This may sound a little vague but that’s because it’s an organic process.  That’s not what the career services folks at my school want to hear and it’s certainly not what is drilled into us from an early age, but it’s what I’ve found makes sense whether I’m employed full-time as a yoga teacher (as I have been) or as a lobbyist (which I have also been).  And it’s how I’m moving forward in my life right now, at age 32.  There simply can’t be an arc of development that fits everyone equally.  We are all our own animals and if we forget that, our passions tend to languish.  So my advice is to allow for some organic flow – it’s the only way I’ve found to really keep the fountain of creativity bubbling and, at the same time, stay focused on my goals.

Wildly Creative:  What is the advice you wish someone shared with you about pursuing your passions and feeding your creative self?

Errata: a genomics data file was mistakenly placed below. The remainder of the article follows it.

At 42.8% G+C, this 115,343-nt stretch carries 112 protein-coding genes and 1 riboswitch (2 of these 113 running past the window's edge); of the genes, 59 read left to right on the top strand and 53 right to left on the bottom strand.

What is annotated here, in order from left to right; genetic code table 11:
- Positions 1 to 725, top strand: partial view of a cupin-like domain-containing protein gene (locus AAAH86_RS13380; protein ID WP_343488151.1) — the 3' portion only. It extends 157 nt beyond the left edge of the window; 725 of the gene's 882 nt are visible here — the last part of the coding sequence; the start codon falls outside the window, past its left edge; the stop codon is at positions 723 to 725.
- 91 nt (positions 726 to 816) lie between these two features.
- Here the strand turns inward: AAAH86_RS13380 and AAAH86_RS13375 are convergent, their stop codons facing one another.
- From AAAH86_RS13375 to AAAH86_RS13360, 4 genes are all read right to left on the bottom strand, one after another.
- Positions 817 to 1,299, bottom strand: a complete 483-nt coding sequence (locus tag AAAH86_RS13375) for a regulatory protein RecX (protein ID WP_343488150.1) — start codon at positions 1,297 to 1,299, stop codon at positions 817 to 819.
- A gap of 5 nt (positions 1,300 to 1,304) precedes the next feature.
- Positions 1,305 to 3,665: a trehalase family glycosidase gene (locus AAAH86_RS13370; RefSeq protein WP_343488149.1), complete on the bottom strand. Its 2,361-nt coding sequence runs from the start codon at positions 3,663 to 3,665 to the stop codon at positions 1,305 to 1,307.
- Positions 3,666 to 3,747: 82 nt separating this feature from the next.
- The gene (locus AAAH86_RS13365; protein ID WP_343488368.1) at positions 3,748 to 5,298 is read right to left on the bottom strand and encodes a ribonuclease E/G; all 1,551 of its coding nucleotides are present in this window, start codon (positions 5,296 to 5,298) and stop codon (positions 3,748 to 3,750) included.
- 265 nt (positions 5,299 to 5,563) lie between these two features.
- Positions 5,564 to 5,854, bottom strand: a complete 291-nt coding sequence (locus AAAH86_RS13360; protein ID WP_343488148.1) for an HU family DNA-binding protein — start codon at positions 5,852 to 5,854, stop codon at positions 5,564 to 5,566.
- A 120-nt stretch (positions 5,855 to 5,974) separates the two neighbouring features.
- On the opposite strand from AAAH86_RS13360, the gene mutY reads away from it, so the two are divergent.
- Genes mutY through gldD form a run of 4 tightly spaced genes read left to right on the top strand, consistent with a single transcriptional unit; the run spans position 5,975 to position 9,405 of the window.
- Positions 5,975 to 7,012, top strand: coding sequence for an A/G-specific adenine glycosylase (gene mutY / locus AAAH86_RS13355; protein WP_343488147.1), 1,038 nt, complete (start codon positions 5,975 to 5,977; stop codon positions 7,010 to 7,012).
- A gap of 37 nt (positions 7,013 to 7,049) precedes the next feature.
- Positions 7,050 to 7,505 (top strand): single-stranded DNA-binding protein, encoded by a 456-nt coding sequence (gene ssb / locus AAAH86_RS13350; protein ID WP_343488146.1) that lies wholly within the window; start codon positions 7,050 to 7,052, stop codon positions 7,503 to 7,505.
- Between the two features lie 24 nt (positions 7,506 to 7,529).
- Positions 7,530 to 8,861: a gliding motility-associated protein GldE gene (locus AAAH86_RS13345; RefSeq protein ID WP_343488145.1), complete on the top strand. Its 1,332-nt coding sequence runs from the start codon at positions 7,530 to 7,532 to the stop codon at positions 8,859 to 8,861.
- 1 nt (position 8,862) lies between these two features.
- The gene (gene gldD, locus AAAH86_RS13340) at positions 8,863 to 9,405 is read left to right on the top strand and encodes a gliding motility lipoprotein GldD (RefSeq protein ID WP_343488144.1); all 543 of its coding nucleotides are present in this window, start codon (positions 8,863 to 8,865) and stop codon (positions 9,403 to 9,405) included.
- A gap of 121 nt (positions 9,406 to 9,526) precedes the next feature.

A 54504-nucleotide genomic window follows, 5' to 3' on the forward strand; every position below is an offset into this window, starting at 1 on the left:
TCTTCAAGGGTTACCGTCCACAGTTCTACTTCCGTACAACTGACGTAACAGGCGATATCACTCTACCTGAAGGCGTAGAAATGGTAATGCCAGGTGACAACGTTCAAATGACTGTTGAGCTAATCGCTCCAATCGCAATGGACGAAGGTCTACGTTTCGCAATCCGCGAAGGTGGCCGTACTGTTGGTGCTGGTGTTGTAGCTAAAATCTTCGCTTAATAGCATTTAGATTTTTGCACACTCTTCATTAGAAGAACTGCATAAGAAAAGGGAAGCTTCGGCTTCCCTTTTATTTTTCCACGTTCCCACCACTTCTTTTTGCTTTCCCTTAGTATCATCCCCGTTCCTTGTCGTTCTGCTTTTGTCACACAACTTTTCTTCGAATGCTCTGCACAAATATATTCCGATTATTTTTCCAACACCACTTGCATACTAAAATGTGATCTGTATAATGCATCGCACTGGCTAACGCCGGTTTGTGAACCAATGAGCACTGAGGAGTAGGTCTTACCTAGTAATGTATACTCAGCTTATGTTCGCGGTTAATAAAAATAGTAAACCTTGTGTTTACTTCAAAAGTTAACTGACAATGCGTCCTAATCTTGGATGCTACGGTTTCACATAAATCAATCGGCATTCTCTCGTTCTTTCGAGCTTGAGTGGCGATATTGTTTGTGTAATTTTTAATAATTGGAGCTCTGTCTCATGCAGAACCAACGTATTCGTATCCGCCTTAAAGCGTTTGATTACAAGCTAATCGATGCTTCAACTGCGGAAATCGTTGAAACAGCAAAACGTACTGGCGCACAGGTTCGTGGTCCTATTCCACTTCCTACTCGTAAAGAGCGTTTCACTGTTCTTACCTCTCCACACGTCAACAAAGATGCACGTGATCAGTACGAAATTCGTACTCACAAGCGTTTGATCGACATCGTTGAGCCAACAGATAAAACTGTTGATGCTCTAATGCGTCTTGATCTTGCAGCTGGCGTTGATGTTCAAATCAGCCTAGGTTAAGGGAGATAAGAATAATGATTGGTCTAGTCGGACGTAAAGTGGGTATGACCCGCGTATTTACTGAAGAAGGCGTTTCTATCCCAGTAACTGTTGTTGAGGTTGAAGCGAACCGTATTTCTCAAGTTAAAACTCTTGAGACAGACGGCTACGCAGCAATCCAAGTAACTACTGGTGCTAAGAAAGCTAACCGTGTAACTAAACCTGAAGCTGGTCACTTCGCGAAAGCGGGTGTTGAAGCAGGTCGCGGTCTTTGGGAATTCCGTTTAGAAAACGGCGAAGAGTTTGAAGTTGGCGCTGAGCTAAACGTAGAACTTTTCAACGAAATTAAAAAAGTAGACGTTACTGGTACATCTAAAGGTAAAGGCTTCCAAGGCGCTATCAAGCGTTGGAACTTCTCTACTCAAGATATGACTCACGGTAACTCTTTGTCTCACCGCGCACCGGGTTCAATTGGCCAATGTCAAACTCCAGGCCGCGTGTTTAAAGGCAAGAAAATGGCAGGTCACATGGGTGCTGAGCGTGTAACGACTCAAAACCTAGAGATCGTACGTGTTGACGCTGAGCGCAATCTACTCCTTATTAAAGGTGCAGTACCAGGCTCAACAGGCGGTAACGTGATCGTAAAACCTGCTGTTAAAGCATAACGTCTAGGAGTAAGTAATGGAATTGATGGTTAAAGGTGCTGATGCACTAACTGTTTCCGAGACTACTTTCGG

I think it goes back to nurturing your creativity, which is really nurturing the aspects of consciousness that make you YOU.  For me this means being aware of my body from an holistic perspective.  This means “listening” to my body, being aware of my breath, noticing changes in my moods and honoring wherever it is that my feelings are coming from.  That requires setting out time and space for practicing mindfulness – for practicing yoga or meditating, rubbing my feet and being really quiet, giving attention to what I put into my body, and being really kind to the various “parts” that make up my whole.

Above all else, or in service to all of that, is finding a sense of kindness and compassion for myself.  Checking in to make sure that I’m giving as much respect and care to myself as I tend to give others.  I’m not saying I’m extremely successful at this all of the time, but being aware that this is what I need to do has really helped.  It’s boosted my creativity over the years like crazy.